Despite being literally swamped with snow in the icy winters for the last few years, global warming hasn’t gone away. Fling your gaze northwards, and the evidence is there in the ever-shrinking ice cap – with this year shaping up to show another record loss of sea ice from the Arctic. So, with global warming becoming climate chaos, it may not seem like a time to be tending to the deck-chairs on the Titanic. But change comes in packages both small and large- and it’s the cumulative effect, of millions of small actions, that could just deliver a society leaning less heavily on the climate. So casting a critical eye, over something as unobtrusive as your tables, chairs and wardrobes, may in fact be far from trivial.
In that light, you could say that the furniture that you have scattered around your house has a lot to say about you, and your interaction with the wider world. So when those comfortable household goods need replacing, it’s worth getting an idea of the environmental concerns wrapped up in their fabric. These issues actually touch on a surprising number of areas – from deforestation to global warming to pollution. But maybe the first point to think about is – do I really need new furniture at all?
That’s one thing our grandparents could answer. Something as beautiful, functional and prominent in the home as furniture should be made to last. And last it certainly has – second-hand stores are full of the fine craftsmanship of our predecessors. They are also mercifully short of the chipboard flat-pack furniture, that is the shabby modern replacement. So maybe the best approach, especially for the more durable items, is not to buy at all – and to raid the past. Any environmental degradation, from such items, is literally history. And you can bring some real classic beauty back into the home.
But for some furnishings, especially upholstered or bedding items, reusing older pieces may not be an option. You may also find that the right furniture for your room just can’t be had from the antique or second-hand shop. In which case, what are the environmental credentials you should be looking out for? Well, the main thing you want to check is the source of the wood. Most good furniture has wood at the heart of its construction, but it is the source of that wood that is critical.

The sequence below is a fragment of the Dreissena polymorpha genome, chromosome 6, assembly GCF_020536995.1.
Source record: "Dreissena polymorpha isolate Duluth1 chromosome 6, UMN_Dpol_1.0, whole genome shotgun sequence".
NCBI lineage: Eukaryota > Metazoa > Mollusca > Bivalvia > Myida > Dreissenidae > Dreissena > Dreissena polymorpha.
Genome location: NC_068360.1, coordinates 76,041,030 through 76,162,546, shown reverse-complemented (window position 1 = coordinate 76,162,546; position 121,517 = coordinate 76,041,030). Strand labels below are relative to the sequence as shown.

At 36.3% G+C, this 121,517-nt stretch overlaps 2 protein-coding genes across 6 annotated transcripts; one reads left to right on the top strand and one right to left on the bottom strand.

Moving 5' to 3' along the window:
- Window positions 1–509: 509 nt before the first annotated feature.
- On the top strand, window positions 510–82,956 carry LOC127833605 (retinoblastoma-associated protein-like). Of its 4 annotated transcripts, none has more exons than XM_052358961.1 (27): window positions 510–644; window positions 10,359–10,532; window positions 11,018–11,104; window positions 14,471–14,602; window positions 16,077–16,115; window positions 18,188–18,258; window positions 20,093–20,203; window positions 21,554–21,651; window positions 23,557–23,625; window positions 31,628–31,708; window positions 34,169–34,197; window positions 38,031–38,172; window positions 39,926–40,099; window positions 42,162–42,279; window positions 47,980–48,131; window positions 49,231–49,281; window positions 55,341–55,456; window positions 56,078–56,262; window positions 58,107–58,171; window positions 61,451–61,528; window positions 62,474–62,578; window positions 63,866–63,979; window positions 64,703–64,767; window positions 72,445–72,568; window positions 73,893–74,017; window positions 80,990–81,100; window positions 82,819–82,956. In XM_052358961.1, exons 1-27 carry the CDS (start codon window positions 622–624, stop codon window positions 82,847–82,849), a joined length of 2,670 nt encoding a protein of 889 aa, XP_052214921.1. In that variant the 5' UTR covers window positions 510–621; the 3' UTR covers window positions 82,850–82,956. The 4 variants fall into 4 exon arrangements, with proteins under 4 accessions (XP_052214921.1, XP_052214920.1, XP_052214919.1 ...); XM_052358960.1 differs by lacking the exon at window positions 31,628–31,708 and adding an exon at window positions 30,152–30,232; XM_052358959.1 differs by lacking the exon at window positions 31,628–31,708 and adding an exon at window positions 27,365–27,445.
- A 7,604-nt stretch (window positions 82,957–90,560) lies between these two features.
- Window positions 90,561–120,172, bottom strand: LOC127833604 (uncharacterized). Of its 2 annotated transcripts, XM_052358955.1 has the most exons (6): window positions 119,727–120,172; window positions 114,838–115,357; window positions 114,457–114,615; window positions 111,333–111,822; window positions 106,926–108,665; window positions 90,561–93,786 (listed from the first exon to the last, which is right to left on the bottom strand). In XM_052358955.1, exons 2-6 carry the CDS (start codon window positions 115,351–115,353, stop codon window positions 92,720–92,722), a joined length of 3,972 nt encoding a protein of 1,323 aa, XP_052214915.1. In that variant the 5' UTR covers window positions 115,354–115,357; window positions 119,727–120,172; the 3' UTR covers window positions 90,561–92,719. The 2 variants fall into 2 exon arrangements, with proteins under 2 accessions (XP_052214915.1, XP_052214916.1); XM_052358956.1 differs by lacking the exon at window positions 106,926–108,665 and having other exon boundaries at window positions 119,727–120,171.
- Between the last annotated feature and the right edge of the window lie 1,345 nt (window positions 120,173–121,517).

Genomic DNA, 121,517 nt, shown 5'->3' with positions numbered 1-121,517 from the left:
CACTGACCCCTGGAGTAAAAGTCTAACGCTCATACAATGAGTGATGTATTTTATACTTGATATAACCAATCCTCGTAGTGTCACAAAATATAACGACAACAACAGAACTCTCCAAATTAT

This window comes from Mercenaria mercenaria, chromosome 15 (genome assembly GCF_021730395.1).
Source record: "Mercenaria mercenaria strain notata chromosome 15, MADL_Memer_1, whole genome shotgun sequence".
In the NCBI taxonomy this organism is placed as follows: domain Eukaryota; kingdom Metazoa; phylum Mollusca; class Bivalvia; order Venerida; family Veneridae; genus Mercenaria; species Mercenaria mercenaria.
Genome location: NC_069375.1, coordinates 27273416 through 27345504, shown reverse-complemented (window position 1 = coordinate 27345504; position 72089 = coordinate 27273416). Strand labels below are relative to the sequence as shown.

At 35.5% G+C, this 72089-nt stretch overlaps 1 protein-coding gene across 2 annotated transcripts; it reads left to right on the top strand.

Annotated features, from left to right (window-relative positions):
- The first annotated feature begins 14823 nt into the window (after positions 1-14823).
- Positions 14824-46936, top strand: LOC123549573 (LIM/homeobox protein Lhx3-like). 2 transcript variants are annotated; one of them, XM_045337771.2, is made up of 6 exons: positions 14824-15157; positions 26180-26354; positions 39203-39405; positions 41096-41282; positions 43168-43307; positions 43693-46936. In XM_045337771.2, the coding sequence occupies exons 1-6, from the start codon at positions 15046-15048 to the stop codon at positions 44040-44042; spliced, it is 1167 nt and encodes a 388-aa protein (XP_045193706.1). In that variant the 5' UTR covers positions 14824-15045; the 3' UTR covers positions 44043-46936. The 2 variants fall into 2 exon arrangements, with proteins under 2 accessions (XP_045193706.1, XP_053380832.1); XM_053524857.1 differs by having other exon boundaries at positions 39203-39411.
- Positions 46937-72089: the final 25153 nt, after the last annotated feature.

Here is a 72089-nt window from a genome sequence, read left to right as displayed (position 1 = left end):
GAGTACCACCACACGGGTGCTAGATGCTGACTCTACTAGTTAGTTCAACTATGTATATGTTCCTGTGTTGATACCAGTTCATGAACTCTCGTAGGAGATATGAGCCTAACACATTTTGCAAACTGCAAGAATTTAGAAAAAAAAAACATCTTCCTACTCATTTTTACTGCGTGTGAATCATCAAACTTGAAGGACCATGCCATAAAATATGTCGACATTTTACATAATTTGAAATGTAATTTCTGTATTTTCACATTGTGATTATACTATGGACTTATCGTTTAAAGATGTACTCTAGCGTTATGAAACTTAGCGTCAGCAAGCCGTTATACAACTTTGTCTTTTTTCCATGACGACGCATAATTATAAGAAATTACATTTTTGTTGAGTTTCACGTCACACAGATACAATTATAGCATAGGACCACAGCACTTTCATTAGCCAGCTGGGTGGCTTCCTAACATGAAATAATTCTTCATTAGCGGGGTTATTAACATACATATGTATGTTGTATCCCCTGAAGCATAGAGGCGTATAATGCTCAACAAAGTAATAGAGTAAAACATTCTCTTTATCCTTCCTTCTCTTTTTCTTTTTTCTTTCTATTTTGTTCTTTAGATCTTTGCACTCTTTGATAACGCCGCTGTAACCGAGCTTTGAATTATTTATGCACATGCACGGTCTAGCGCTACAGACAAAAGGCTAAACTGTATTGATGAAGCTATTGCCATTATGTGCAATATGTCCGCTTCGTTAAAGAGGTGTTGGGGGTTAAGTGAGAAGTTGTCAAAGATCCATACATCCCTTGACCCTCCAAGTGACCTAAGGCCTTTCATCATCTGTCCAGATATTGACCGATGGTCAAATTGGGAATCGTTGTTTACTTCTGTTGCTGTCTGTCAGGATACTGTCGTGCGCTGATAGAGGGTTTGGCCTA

Primary forests across the world being plundered for hardwoods, and much of that goes into making furniture. Not only is deforestation destroying habitats, it is removing one of the larger carbon sinks on the planet – forests act as giant sponges, absorbing CO2. So eco-aware furniture buyers need to be absolutely certain that they are not helping in that destruction.
There is help at hand here – the World Wildlife Fund and the Global Forest & Trade Network ( GFTN ) have an accreditation scheme to assure consumers of the responsible sourcing of wood products. Look out for the Forest Stewardship Council ( FSC ) logos prominently displayed on furniture that you buy. This scheme has a mandate to ensure that timber comes from renewable, well-managed forests, that do not involve illegal logging, environmental destruction or impinge on the rights of indigenous people.
It’s also the case that many furnishings involve some fairly nasty chemical processing, and synthetic materials. The furniture industry makes extensive use of volatile organic compounds (VOCs), long associated with a range of health problems . In order to ensure the effects, and the problems with waste disposal, are minimized, the industry has a self-accreditation scheme, Enhancing Furniture’s Environmental Culture ( EFEC ). So that’s another label to look out for.
So doing your bit on the furniture front need not be too onerous – a matter of research and label-checking. It’s another case where intelligent consumerism can quickly translate into benefits for the planet. And taking greater care in your deckchair arrangements really might help the Titanic change course.
Edward is the author of an ebook titled How To Get Ripped, Cut And Buff , which offers strength training routine co-authored by Yales university trainer.